Payback period is very simple to calculate. Payback period is the time in which the initial cash outflow of an investment is expected to be recovered from the cash inflows generated by the investment. It is one of the simplest investment appraisal.
Payback Period = Initial Investment / Cash Inflow per Period
Accept the project only if it’s payback period is less than the target payback period.
It can be a measure of risk which is natural to a project. Since cash flows that occur later in a project's life are considered more uncertain, payback period provides an indication of how certain the project cash inflows are. For companies facing liquidity problems, it provides a good ranking of projects that would return money early.
Discounted payback period is a bit different than the calculation for regular payback period. This is due to cash flows used in the calculation are discounted by the weighted average cost of capital used, interest rate, and the year in which the cash flow is received. Here is an example of a discounted cash flow:
Discounted Cash Inflow = Actual Cash Inflow / (1 + i)n
DPP = Year before DPP occurs + Cumulative cash flow in year before recovery/discounted cash flow in year after recovery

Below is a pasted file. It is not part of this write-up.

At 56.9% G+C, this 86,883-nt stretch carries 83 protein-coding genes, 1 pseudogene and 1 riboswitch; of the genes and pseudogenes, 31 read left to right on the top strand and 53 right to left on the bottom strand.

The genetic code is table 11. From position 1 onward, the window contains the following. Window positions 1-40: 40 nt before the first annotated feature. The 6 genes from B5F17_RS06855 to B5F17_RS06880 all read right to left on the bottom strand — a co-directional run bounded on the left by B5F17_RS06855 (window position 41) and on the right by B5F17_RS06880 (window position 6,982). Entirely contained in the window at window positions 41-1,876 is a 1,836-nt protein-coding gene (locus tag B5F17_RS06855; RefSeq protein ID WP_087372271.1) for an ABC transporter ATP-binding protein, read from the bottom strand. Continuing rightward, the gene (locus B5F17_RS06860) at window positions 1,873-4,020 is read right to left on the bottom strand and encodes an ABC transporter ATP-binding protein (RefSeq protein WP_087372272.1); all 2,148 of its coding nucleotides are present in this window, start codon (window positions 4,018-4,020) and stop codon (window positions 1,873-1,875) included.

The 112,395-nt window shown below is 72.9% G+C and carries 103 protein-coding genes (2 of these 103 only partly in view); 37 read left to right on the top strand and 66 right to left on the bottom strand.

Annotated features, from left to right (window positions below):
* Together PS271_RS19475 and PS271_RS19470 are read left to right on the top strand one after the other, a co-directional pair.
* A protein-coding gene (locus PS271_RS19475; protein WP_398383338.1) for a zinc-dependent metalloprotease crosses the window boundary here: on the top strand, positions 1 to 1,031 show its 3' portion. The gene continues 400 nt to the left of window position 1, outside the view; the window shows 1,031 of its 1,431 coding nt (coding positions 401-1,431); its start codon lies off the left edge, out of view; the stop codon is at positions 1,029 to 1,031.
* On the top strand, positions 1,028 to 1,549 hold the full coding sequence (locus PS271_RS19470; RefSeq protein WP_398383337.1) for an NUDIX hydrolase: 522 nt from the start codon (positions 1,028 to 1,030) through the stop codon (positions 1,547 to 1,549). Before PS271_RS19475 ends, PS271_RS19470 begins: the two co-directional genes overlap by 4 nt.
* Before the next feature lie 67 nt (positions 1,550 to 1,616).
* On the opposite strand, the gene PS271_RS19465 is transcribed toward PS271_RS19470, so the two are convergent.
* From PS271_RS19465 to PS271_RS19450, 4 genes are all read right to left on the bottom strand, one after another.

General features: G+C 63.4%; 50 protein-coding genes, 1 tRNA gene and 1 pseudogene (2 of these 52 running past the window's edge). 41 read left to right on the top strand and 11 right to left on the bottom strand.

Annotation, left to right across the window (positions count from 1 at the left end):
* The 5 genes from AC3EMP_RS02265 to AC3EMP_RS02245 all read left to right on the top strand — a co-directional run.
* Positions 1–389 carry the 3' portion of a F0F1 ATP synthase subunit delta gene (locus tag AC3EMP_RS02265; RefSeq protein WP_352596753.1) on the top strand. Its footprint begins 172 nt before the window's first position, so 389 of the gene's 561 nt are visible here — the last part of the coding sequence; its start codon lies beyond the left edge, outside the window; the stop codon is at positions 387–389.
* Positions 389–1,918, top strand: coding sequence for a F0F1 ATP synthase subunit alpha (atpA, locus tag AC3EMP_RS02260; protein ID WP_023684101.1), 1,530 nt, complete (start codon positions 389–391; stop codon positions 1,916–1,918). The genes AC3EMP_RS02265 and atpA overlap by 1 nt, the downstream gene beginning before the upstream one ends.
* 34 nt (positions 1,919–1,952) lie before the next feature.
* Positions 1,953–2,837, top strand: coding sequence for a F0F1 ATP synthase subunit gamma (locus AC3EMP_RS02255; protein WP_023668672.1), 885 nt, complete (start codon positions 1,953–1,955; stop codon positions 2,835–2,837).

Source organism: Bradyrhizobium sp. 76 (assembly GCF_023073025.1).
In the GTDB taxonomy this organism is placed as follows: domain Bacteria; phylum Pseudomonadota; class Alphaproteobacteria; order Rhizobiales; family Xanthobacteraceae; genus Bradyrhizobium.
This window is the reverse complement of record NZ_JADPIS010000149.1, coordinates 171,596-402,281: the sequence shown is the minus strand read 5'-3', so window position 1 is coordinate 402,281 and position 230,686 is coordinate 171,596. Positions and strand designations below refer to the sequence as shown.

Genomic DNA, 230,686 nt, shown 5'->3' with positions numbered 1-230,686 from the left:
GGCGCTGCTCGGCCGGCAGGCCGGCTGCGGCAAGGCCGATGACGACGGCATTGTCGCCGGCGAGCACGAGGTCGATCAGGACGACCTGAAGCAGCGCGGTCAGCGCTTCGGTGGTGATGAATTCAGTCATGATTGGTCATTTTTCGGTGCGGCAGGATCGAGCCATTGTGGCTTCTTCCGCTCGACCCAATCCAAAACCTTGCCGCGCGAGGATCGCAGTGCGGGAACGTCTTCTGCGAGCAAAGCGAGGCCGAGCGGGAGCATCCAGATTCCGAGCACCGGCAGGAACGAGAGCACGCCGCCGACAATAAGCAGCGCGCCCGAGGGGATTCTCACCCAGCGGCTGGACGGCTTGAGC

An example of the calculation for discounted payback period is the following:
Imagine that a company wants to invest in a project costing $10,000 and expects to generate cash flows of $5,000 in year 1, $4,000 in year 2, and $3,000 in year 3. The weighted average cost of capital is 10%.
First, discount the cash flows back to the present or to their present value. Here are the calculations:
Year 0: -$10,000/(1+.10)^0 = $10,000
Year 1: $5000/(1+.10)^1= $4,545.45
Year 2: $4000/(1+.10)^2= $3,305.79
Year 3: $3000/(1+.10)^3= $2,253.94
Step 2 is to calculate the cumulative discounted cash flows:
Year 0: -$10,000
Year 1: -$ 5,454.55
Year 2: -$ 2,148.76
Year 3: $ 105.18
Discounted payback period occurs when the negative cumulative discounted cash...